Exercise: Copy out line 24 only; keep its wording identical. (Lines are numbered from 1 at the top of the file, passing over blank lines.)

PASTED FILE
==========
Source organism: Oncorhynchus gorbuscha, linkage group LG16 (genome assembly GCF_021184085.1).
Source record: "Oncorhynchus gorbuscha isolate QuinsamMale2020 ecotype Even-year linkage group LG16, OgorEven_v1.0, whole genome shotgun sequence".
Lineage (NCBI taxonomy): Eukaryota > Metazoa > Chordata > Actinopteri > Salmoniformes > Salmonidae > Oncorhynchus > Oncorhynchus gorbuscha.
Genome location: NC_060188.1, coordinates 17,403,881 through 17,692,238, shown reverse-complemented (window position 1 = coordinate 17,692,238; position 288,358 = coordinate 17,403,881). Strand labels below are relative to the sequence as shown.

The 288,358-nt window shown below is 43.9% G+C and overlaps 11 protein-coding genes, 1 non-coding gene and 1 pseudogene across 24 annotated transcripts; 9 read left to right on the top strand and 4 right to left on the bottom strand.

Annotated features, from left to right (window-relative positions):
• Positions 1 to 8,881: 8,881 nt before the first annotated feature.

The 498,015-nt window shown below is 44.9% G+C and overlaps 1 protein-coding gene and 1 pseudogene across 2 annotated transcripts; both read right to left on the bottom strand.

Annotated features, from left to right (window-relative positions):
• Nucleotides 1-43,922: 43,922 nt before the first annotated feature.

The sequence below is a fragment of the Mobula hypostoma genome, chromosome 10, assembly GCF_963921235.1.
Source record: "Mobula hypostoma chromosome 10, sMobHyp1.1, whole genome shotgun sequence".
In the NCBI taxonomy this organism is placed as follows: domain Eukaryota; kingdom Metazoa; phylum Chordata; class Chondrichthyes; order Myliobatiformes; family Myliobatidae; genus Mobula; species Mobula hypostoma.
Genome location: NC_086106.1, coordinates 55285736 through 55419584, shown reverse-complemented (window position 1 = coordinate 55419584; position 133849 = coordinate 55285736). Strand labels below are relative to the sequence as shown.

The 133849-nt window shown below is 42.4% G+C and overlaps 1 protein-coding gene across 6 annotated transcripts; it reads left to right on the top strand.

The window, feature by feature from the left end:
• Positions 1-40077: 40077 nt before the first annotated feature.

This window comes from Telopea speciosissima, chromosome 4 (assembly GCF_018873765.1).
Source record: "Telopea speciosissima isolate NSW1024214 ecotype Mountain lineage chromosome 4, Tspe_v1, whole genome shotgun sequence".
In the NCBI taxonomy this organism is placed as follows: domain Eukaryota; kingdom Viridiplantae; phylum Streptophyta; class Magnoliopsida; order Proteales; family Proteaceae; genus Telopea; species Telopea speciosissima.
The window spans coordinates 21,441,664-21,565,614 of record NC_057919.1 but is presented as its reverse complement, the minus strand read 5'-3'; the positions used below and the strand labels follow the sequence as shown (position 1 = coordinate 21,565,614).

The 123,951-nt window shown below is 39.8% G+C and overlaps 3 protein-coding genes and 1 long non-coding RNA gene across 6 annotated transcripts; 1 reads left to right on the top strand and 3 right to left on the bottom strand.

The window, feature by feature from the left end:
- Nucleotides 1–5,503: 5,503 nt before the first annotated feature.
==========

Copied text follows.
- Nucleotides 1–5,503: 5,503 nt before the first annotated feature.